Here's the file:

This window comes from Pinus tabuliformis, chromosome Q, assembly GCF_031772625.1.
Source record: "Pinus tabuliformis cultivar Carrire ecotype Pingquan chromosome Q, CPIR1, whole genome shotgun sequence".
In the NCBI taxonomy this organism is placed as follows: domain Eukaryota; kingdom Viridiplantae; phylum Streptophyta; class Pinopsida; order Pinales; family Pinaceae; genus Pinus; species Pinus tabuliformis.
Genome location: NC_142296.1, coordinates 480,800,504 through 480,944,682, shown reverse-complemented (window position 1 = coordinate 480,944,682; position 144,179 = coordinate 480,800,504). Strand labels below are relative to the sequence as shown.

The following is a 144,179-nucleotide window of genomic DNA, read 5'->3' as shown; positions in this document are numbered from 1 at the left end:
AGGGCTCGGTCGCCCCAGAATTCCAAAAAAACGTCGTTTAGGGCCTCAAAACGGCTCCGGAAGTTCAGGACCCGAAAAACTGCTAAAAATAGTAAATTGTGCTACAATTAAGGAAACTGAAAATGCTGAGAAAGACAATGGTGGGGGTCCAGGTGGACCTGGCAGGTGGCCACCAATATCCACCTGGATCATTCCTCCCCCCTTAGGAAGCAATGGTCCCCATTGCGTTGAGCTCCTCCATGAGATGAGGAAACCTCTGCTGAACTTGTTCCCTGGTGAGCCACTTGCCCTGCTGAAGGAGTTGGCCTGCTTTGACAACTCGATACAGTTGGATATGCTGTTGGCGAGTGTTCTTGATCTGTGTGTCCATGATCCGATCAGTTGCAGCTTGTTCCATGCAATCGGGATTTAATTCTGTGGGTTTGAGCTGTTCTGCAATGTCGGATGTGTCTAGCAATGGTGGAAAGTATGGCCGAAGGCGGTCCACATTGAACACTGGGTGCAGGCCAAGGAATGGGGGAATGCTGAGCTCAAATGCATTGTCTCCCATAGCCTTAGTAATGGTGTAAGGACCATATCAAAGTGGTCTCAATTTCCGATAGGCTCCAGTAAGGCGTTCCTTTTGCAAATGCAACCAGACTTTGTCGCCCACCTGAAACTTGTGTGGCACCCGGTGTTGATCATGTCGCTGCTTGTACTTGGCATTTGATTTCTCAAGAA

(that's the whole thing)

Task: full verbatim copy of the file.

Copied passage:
This window comes from Pinus tabuliformis, chromosome Q, assembly GCF_031772625.1.
Source record: "Pinus tabuliformis cultivar Carrire ecotype Pingquan chromosome Q, CPIR1, whole genome shotgun sequence".
In the NCBI taxonomy this organism is placed as follows: domain Eukaryota; kingdom Viridiplantae; phylum Streptophyta; class Pinopsida; order Pinales; family Pinaceae; genus Pinus; species Pinus tabuliformis.
Genome location: NC_142296.1, coordinates 480,800,504 through 480,944,682, shown reverse-complemented (window position 1 = coordinate 480,944,682; position 144,179 = coordinate 480,800,504). Strand labels below are relative to the sequence as shown.

The following is a 144,179-nucleotide window of genomic DNA, read 5'->3' as shown; positions in this document are numbered from 1 at the left end:
AGGGCTCGGTCGCCCCAGAATTCCAAAAAAACGTCGTTTAGGGCCTCAAAACGGCTCCGGAAGTTCAGGACCCGAAAAACTGCTAAAAATAGTAAATTGTGCTACAATTAAGGAAACTGAAAATGCTGAGAAAGACAATGGTGGGGGTCCAGGTGGACCTGGCAGGTGGCCACCAATATCCACCTGGATCATTCCTCCCCCCTTAGGAAGCAATGGTCCCCATTGCGTTGAGCTCCTCCATGAGATGAGGAAACCTCTGCTGAACTTGTTCCCTGGTGAGCCACTTGCCCTGCTGAAGGAGTTGGCCTGCTTTGACAACTCGATACAGTTGGATATGCTGTTGGCGAGTGTTCTTGATCTGTGTGTCCATGATCCGATCAGTTGCAGCTTGTTCCATGCAATCGGGATTTAATTCTGTGGGTTTGAGCTGTTCTGCAATGTCGGATGTGTCTAGCAATGGTGGAAAGTATGGCCGAAGGCGGTCCACATTGAACACTGGGTGCAGGCCAAGGAATGGGGGAATGCTGAGCTCAAATGCATTGTCTCCCATAGCCTTAGTAATGGTGTAAGGACCATATCAAAGTGGTCTCAATTTCCGATAGGCTCCAGTAAGGCGTTCCTTTTGCAAATGCAACCAGACTTTGTCGCCCACCTGAAACTTGTGTGGCACCCGGTGTTGATCATGTCGCTGCTTGTACTTGGCATTTGATTTCTCAAGAA